December 22, 2022
While seemly a small item in the large list of items relevant to pilot comprehension, PIREPS are one way to help everyone stay safer in the skies.
A PIREP is a pilot report about conditions encountered in flight.
Used as a supplement to general forecasts for an area, PIREPs contain important, detailed information gathered from people actually in the air. As a result, they’re often more accurate and precise. They help pilots avoid areas where they might encounter uncomfortable turbulence or dangerous icing, potentially saving headaches and lives.
Understanding them is critical to helping you and other pilots fly safely. And as a pilot, you will likely find yourself on both sides of a PIREP: making a report as well as using one.
Air Traffic Control (ATC) gathers and disseminates PIREPs about potential hazards to aid all pilots in staying clear of weather hazards.
ATC may solicit a PIREP under certain conditions like:
ATC will likely request a PIREP during preflight weather briefings, on post-flight contacts, during regular air-ground contacts, via a broadcast request on NAVAID frequencies or other air traffic facilities.
The typical phraseology you will hear from ATC stating the need for a pilot report will be:
ATC: Pilot weather reports are requested (location/area). Contact (facility) name on (frequency) to report these conditions.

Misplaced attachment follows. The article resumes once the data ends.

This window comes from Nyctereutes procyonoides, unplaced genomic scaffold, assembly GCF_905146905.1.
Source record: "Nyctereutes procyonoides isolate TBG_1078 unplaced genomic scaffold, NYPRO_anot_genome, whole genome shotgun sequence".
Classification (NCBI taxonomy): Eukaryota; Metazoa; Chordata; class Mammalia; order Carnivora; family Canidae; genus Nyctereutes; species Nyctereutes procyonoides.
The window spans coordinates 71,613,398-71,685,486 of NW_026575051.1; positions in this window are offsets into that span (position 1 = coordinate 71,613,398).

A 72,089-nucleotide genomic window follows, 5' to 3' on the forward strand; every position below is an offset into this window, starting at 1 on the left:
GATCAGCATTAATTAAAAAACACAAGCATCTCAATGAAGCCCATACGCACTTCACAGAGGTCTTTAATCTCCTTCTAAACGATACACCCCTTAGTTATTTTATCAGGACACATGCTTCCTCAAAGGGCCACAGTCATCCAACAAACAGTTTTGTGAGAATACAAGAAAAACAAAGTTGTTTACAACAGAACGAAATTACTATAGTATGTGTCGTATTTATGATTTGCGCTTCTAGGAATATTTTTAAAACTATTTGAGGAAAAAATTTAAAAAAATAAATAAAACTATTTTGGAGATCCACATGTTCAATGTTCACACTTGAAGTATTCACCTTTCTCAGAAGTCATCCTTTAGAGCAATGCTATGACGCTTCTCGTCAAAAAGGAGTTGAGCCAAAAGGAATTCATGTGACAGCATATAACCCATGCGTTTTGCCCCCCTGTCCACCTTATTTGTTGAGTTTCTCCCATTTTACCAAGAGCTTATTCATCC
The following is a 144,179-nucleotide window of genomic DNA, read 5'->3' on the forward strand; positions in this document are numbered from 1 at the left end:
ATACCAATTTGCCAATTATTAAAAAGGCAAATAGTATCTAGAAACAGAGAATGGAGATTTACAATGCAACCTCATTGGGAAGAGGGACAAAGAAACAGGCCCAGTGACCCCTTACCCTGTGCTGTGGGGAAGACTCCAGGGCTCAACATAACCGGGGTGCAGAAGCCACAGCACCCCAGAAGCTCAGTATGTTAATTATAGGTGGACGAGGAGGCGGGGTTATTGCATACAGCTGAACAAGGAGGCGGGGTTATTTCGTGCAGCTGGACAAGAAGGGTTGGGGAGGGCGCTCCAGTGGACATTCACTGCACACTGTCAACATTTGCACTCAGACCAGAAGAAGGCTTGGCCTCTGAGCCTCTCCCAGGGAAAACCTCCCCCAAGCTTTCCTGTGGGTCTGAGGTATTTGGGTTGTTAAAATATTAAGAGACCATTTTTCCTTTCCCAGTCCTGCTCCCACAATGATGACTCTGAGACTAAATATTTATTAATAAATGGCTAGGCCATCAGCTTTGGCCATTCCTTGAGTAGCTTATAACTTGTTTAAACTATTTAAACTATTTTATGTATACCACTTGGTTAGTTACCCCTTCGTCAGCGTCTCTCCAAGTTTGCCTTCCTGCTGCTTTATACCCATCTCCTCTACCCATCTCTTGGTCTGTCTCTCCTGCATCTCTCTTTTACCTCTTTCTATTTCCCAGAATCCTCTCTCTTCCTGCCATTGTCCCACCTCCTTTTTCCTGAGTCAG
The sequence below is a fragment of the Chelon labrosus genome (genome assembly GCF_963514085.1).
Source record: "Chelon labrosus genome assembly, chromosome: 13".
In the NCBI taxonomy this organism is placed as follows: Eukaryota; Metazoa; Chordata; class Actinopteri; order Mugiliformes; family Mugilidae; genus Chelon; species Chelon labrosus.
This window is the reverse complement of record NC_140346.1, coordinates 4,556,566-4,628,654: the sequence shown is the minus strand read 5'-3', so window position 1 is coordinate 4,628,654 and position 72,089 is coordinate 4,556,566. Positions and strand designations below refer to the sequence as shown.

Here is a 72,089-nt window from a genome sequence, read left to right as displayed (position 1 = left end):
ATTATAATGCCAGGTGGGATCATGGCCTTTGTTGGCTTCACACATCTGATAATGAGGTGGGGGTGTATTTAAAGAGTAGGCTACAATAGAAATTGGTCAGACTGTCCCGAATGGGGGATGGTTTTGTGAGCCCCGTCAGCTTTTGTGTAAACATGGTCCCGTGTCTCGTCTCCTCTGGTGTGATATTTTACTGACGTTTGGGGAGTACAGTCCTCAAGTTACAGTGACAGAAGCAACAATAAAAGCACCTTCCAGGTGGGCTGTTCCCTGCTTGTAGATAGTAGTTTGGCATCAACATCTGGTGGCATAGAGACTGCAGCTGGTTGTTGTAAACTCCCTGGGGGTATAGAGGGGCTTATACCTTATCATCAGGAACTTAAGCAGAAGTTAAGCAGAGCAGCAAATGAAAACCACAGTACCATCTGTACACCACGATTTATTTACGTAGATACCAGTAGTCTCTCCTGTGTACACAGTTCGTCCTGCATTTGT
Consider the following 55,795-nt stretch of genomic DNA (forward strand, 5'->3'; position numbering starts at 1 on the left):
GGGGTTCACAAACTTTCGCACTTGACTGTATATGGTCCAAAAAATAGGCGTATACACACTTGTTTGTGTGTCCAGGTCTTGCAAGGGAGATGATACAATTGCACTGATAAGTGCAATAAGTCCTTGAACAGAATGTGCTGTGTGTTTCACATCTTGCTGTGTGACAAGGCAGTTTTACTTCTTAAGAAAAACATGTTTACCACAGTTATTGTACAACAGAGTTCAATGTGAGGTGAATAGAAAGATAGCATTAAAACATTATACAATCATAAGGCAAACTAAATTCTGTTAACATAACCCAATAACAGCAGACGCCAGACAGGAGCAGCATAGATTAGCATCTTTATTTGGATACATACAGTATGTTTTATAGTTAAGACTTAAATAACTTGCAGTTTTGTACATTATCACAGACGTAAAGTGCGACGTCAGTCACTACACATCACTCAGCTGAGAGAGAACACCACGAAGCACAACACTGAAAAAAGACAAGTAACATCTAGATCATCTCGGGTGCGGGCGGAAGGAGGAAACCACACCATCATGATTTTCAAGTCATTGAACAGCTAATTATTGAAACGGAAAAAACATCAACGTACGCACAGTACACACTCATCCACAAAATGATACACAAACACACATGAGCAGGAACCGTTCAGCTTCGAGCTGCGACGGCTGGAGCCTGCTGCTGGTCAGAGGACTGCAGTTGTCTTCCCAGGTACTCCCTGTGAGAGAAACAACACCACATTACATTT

For examples of these requests, take a look at the Aviation Radio Simulator (ARSim) PIREP module.
At the most basic level, PIREPs only need to contain five elements, which can be remembered by using the acronym LATTO:
A PIREP can be submitted via the radio or telephone to an air traffic control facility, Flight Service Station, ATC, or Air Route Traffic Control Center (ARTCC), before or after landing.
The FAA also provides an electronic PIREP submission tool at the National Weather Service’s Aviation Weather Center Digital data Service website:
It’s possible to give a “Plain English” PIREP to ATC.
But knowing and understanding the actual definitions and classifications of various weather conditions and the phraseology for making a PIREP will make for a better and more accurate report. The FAA provides specific definitions and classifications for cloud cover, degree and intensity of turbulence, and icing types and intensity.
You can learn and test your knowledge of the definitions and classification of the weather conditions, decoding PIREPs—as well as practice making an actual PIREP—in the PIREP module of the ARSim under the Learn Basics section of the app.
When you are on the receiving end of a PIREP, you will likely be faced with a coded message of the same type of information when you make a PIREP. The FAA says in its Pilot’s Handbook of Aeronautical Knowledge (PHAK) that PIREPs are easily decoded. But if you haven’t looked at one recently or haven’t practiced, it can still be a challenge.
Don’t know how to read a PIREP? Below are the main parts of it:
The FAA has specific criteria on what constitutes an urgent PIREP. Urgent PIREPs describe weather phenomena that are potentially hazardous to flight operations, including:
Urgent PIREPs receive priority and are to be distributed immediately.
CMA UUA /OV CMA/TM 1552/FL005/TP BE36/WV 08004KT/RM LLWS +9 KT DURD SHORT FINAL RWY 26. COR WIND AND RMK. ZLA CWSU
If you feel you are rusty on PIREPs, definitions, and classification of weather phenomena, and the phraseology of making a PIREP, make sure to take advantage of the free PIREP module in ARSim.
Spend some time reviewing them when you’re not flying. For a real-time look at recent PIREPs, visit the Aviation Weather Center Aircraft Reports page.
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